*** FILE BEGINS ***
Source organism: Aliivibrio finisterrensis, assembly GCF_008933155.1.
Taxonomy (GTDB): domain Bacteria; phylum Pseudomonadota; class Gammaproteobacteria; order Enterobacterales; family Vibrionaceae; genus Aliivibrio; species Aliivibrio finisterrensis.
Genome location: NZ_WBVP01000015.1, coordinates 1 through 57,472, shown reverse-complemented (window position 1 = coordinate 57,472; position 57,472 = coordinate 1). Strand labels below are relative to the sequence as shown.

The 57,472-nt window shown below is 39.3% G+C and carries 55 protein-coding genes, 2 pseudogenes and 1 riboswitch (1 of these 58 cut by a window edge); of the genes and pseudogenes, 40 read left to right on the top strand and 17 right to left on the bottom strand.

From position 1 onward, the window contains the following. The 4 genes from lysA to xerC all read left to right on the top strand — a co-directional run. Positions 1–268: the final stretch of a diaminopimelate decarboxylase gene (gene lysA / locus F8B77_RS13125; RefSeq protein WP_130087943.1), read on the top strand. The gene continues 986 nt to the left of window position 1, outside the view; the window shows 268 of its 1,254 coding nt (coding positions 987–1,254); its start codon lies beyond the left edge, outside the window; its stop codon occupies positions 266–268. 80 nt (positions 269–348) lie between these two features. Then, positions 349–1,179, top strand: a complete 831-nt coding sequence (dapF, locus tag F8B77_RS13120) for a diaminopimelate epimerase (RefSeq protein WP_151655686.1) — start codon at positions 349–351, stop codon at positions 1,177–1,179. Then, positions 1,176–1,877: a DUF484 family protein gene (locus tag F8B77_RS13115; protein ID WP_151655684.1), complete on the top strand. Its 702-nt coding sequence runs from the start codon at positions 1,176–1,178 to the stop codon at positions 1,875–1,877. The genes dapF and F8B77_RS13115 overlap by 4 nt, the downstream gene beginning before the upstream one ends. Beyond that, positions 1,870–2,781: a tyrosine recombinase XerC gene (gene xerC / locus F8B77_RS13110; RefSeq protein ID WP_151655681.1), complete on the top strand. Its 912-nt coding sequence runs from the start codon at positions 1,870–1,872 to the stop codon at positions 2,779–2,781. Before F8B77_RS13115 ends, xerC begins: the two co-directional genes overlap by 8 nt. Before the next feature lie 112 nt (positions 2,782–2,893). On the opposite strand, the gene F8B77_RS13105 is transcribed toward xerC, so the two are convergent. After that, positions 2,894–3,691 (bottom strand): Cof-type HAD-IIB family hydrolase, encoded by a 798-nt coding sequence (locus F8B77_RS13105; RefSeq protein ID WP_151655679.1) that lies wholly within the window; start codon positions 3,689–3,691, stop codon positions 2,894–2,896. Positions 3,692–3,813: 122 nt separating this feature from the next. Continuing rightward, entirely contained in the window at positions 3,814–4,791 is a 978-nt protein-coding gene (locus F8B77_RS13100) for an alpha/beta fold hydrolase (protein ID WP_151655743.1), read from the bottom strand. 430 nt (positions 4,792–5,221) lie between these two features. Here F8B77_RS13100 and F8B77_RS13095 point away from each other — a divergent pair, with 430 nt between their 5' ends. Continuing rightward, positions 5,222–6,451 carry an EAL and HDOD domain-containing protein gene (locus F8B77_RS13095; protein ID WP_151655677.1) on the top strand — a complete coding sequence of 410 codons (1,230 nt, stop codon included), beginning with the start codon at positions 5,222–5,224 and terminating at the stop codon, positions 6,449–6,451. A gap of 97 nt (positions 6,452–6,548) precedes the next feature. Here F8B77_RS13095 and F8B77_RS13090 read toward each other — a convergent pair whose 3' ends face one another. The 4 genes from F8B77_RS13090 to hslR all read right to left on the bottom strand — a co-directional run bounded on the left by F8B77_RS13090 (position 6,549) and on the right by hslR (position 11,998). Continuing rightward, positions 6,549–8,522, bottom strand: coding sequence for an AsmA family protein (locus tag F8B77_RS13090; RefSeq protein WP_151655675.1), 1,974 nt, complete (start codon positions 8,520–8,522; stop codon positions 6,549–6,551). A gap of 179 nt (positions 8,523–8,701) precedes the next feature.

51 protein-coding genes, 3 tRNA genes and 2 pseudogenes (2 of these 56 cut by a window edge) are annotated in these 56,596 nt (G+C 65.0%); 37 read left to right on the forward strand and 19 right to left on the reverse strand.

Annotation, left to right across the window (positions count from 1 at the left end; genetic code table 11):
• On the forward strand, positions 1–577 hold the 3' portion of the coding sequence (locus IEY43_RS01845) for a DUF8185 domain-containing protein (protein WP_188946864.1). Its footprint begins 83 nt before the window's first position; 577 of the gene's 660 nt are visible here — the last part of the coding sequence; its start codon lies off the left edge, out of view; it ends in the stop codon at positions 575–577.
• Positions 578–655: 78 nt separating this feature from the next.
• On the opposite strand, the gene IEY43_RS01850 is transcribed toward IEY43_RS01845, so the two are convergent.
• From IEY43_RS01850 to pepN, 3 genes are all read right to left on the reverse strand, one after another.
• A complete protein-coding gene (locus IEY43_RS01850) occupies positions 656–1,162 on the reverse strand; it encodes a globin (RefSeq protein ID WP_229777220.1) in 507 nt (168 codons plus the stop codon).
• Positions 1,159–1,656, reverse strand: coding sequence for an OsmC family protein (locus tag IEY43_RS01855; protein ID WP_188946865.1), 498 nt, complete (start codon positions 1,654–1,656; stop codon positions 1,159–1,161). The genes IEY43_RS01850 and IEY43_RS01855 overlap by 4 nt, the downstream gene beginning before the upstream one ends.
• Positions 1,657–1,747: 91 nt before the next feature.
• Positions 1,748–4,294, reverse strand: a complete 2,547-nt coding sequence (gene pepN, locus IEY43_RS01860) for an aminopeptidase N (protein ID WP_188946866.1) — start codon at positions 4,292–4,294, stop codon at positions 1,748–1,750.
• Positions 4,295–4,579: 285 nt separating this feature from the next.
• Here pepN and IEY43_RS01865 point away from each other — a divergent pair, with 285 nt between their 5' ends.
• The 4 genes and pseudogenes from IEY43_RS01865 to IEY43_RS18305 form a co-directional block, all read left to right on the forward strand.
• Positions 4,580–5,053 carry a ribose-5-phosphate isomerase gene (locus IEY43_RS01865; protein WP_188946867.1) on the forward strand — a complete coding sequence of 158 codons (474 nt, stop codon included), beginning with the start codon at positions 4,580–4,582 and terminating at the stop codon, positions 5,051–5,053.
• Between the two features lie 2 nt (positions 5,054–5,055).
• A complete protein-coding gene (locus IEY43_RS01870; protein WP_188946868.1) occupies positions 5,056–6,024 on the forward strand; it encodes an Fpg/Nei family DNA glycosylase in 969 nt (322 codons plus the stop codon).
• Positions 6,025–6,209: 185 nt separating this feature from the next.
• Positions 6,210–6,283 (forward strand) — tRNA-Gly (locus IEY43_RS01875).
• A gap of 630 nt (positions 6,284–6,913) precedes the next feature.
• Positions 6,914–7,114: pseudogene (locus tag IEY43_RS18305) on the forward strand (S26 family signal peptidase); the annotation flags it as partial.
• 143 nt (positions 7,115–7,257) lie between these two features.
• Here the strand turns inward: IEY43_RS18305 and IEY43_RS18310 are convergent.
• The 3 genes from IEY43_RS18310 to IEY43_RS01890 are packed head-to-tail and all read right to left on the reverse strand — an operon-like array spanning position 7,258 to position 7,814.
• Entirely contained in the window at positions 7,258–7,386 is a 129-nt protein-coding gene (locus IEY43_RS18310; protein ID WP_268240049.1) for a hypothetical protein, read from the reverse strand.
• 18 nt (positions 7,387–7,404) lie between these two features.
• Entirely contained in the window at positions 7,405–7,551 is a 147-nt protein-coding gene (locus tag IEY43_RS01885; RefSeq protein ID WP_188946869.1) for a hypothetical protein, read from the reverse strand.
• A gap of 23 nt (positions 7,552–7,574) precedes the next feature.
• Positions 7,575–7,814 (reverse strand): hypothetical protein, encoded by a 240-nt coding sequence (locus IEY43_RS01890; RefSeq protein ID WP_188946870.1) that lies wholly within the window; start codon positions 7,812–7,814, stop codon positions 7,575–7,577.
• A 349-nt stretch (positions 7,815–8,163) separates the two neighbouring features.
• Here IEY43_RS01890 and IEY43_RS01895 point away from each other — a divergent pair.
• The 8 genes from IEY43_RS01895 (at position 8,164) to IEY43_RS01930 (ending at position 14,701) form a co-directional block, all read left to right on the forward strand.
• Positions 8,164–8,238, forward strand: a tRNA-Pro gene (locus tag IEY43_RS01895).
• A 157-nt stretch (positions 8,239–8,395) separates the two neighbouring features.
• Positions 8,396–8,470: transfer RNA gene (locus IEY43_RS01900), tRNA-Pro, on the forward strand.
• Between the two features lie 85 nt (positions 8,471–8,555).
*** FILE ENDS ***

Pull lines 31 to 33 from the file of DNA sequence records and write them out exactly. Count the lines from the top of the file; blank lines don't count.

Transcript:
• Entirely contained in the window at positions 7,405–7,551 is a 147-nt protein-coding gene (locus tag IEY43_RS01885; RefSeq protein ID WP_188946869.1) for a hypothetical protein, read from the reverse strand.
• A gap of 23 nt (positions 7,552–7,574) precedes the next feature.
• Positions 7,575–7,814 (reverse strand): hypothetical protein, encoded by a 240-nt coding sequence (locus IEY43_RS01890; RefSeq protein ID WP_188946870.1) that lies wholly within the window; start codon positions 7,812–7,814, stop codon positions 7,575–7,577.